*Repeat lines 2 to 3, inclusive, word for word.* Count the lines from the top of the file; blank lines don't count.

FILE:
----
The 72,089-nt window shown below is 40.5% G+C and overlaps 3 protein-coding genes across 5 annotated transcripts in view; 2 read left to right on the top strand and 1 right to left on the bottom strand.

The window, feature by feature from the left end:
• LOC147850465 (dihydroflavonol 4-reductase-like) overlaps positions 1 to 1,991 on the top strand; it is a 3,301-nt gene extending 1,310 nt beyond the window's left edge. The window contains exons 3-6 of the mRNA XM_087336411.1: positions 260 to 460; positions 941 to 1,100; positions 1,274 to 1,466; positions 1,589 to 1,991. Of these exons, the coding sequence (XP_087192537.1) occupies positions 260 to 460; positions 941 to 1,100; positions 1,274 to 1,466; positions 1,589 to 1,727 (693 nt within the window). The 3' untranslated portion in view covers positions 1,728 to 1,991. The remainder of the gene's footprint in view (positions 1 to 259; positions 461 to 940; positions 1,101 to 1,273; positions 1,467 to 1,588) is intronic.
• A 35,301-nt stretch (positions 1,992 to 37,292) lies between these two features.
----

The window, feature by feature from the left end:
• LOC147850465 (dihydroflavonol 4-reductase-like) overlaps positions 1 to 1,991 on the top strand; it is a 3,301-nt gene extending 1,310 nt beyond the window's left edge. The window contains exons 3-6 of the mRNA XM_087336411.1: positions 260 to 460; positions 941 to 1,100; positions 1,274 to 1,466; positions 1,589 to 1,991. Of these exons, the coding sequence (XP_087192537.1) occupies positions 260 to 460; positions 941 to 1,100; positions 1,274 to 1,466; positions 1,589 to 1,727 (693 nt within the window). The 3' untranslated portion in view covers positions 1,728 to 1,991. The remainder of the gene's footprint in view (positions 1 to 259; positions 461 to 940; positions 1,101 to 1,273; positions 1,467 to 1,588) is intronic.